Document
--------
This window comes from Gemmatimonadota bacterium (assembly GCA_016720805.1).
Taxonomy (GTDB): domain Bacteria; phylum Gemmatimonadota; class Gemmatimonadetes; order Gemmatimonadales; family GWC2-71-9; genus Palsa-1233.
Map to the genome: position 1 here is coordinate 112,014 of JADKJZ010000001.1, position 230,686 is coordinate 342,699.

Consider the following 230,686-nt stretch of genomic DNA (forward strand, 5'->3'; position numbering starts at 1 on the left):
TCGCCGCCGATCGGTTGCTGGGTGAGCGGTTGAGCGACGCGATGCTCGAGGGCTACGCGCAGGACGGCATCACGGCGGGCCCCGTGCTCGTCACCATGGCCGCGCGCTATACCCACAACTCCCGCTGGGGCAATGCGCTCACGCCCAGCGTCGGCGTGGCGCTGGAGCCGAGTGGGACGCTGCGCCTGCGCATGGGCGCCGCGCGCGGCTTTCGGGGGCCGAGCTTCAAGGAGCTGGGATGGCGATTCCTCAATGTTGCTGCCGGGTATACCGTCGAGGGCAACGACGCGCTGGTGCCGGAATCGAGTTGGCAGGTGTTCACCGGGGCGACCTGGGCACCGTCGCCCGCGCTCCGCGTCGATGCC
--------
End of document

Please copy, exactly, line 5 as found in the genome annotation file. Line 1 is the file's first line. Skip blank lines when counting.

TCGCCGCCGATCGGTTGCTGGGTGAGCGGTTGAGCGACGCGATGCTCGAGGGCTACGCGCAGGACGGCATCACGGCGGGCCCCGTGCTCGTCACCATGGCCGCGCGCTATACCCACAACTCCCGCTGGGGCAATGCGCTCACGCCCAGCGTCGGCGTGGCGCTGGAGCCGAGTGGGACGCTGCGCCTGCGCATGGGCGCCGCGCGCGGCTTTCGGGGGCCGAGCTTCAAGGAGCTGGGATGGCGATTCCTCAATGTTGCTGCCGGGTATACCGTCGAGGGCAACGACGCGCTGGTGCCGGAATCGAGTTGGCAGGTGTTCACCGGGGCGACCTGGGCACCGTCGCCCGCGCTCCGCGTCGATGCC